Capital Grille is fine dining in Providence. It seems like they've been around forever and it's 25 years, so it is forever. It opened in 1990 and this is the original store tucked behind old Union Station. Historically, I find it intriguing that a place that was of its time then is still good at being contemporary years later. I went looking for an old menu to see what they served in 1990 but there are no clues for what used to be. I really want to know.
I don't have to tell you how hard it is to pick a place to eat. It's not like I didn't have any notice. We knew months in advance that I had to find the right spot for dinner in a place I don't know, that I can't find without a GPS and that's open Monday. There are places you can starve on Mondays and Providence is one. At the visitor's request, it must be: "A place you've never been that will break the bank, and that you can write about." Or what we call a regular working dinner. Years ago, in their Newton, MA store, I sat at the bar with beer and a wedge salad. That was when I was still allowed to have blue cheese, bacon and sour cream all on the same plate. Surely that doesn't count and so, of course, I don't tell. It's not like I'm going to have it again though I could. It's on the menu just as I remember.
Amber Road Café's breakfast is worth getting up for. Lunch warrants standing on line. Dinner? Amber's not open for dinner. Bummer. We find ourselves here for lunch and the only reason there's no line and we're seated is because we're late. Not far too late and not a moment too soon.
What to have? For openers, omelets, pancakes, waffles, crepes, oatmeal, French toast, eggs Benedict, yogurt, fruit, lox and bagel and blintzes! I'm not sure this is kosher but it is unexpected. Around noon, ease into salads with grilled vegetables; eggplant and feta; lobster and bacon; beets and goat cheese. Sandwiches: tuna melt, New England with turkey and stuffing; grilled cheese, avocado and bacon. Wraps take in vegetables, shrimp ceviche, chicken Caesar, chicken and cranberry. Best kitchen thrill since my Mexicans gave me the Ninja® last year, panini: chicken, eggplant, Cuban, Brie with chutney; and California with chicken, bacon, avocado, cheddar and chili sauce. Take note.
Today's adventure begins as I leave Boston over the Tobin Bridge to Route 1 North to Middleton. I go by giant box stores and chain restaurants I've only read about. Although people drive fast in the city, outside the city they're worse. When you slow down to pull off, you're lucky they don't take you out although sometimes they do. People love shopping here, I can tell, and it's enchanting because parking is free and there's so much of it.
It's hard not to notice that the word "eatery" is big along Route 1 and we're not being snippy. As I pull in to Maggie's Farm parking lot, I see the Sol Bean Café next door and yes, here's another sign that says not just eatery, but 'healthy eatery.' Anyway, I've arrived much too early. Sadly, there's no bookstore, no market, no place to window shop, so I drive back a couple of miles to Home Depot. I manage not to buy anything. The parking is intoxicating.
Maggie's Farm: Bob Dylan wrote a song by this name in 1965. While I like '60s tunes too, the surfing ones like 26 Miles and Surfer Girl, the lyrics to Maggie's Farm describe a sad worker scrubbing floors, underpaid and fined. I'm sure Maggie's owner Mark McDonough knows something I don't. Anyway, I thought it might be farm-ish if not an actual farm but it's not, although their logo has a sheep wearing sunglasses. On their site it says they purchased "a classic 1953 International Harvester tractor to become the icon of the restaurant" but I didn't see it. What is certain, however, is that I'm very, very near a farm.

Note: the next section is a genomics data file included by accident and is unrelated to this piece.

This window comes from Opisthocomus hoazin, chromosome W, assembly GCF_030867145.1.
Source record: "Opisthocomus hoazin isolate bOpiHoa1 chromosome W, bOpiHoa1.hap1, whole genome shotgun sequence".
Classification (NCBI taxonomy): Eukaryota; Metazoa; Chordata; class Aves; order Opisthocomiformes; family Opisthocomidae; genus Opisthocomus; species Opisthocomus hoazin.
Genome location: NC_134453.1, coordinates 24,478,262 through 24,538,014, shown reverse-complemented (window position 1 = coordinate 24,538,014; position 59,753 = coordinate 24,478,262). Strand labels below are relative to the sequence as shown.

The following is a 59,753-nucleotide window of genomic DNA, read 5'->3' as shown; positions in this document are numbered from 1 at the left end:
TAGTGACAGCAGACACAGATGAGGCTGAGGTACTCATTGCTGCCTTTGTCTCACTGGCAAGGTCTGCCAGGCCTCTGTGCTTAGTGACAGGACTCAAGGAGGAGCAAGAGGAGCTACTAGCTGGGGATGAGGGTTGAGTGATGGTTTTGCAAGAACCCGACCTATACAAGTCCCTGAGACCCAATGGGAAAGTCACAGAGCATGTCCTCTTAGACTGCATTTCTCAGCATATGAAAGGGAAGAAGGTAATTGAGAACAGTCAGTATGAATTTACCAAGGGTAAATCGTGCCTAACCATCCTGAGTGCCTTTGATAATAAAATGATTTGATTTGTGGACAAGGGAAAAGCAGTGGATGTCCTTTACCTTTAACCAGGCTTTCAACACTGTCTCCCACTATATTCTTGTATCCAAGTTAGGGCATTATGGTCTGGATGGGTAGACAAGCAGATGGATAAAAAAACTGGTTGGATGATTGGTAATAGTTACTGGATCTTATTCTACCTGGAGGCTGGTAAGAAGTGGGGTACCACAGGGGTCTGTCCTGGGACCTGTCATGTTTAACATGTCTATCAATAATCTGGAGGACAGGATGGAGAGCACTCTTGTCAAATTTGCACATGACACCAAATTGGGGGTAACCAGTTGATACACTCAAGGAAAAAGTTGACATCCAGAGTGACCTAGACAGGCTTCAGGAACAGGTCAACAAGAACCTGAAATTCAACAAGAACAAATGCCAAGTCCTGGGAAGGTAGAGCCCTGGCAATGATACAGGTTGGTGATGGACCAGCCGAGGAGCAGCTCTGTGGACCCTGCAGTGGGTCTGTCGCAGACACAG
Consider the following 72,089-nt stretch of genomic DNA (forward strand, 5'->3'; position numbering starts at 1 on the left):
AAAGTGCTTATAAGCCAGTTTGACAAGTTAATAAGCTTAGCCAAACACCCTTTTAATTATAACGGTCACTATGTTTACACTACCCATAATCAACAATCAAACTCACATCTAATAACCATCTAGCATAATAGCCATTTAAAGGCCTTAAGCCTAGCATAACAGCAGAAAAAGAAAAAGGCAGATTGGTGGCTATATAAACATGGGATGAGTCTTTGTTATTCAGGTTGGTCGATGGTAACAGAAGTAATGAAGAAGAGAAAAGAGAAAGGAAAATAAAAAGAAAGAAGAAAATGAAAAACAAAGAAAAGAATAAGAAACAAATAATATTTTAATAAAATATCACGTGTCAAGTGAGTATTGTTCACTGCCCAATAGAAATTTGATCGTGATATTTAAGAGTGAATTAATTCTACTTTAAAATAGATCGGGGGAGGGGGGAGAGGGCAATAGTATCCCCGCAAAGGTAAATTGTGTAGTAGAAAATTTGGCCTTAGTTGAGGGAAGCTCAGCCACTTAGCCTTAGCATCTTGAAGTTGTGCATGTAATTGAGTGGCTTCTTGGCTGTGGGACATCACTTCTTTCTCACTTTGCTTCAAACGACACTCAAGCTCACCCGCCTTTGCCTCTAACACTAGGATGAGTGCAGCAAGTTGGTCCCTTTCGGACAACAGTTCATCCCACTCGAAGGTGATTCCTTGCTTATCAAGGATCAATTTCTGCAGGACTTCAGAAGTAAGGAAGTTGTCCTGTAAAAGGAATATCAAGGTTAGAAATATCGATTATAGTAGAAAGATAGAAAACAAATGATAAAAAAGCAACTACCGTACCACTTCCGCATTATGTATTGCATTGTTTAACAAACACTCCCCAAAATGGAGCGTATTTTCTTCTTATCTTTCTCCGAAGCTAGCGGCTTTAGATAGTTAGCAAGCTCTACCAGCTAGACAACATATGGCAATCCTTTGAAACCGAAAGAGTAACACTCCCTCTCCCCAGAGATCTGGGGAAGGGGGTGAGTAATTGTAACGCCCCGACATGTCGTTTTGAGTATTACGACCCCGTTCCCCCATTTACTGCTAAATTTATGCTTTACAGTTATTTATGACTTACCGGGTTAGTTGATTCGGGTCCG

The road to John Andrews Restaurant twists and turns through woods and farmlands. We arrived at dusk while there was enough light to sit outside on the wooden deck that backed up against a grassy hill.
What looks like the decayed remnant of a hundred year old shed leans perilously to one side. Inside, the restaurant has the cozy feeling of an English road house. The floor to ceiling windows in the dining room open out onto the deck and hill in back.
Visitors come to the Berkshires in Western Massachusetts to escape the heat and congestion of the city. Offering opportunities to relax and catch up on your reading, a string of small towns with B&Bs cuts through the expanses of woods and farmlands.
With music at Tanglewood and dance at Jacob's Pillow, historical sites like Edith Wharton's home, the Mount, the Berkshire Botanical Garden and innovative exhibits at MASS MoCa in North Adams, there's plenty to keep you occupied.
Restaurants aren’t supposed to be real. Real you can get at home. Restaurants are for fantasy of one kind or another. A shot-and-beer bar with sawdust on the floor can fulfill a fantasy or bolster an ego as well as an elegant French dinner with all the trimmings. It just depends on who you want to pretend to be at the moment.
All this comes to mind because Jill and I went to a restaurant that belies everything I just said. There’s not a drop of fantasy in the package. It’s simply what it is and it does what it does and it’s been doing it at the same location for thirty-six years.
Bloodroot is a self described vegan/vegetarian/feminist restaurant that was created all those years ago by Selma Miriam and Noel Furie. Selma runs the kitchen and Noel holds down the front of the house. They’ve perfected their act and they do it exactly the way they want to do it. Your fantasies are not the issue.
When you walk in, Noel instructs you to look at the menu listed on the wall. You tell her your choices and pay up front.
“They’ll call out your name when your food is ready and then you get yourself a tray and carry it to your table.”
If you've come to the area to enjoy great food, there's more to Rhode Island than just Providence. Hop in your car and head south. Everywhere you go, you'll be rewarded with wonderful meals in beautiful settings. During the summer, stopping at a clam shack when you're at the beach is a guilty pleasure not to be denied. In the coastal towns ringing Narragansett Bay and Block Island Sound, you'll find plenty of opportunities to eat yourself silly.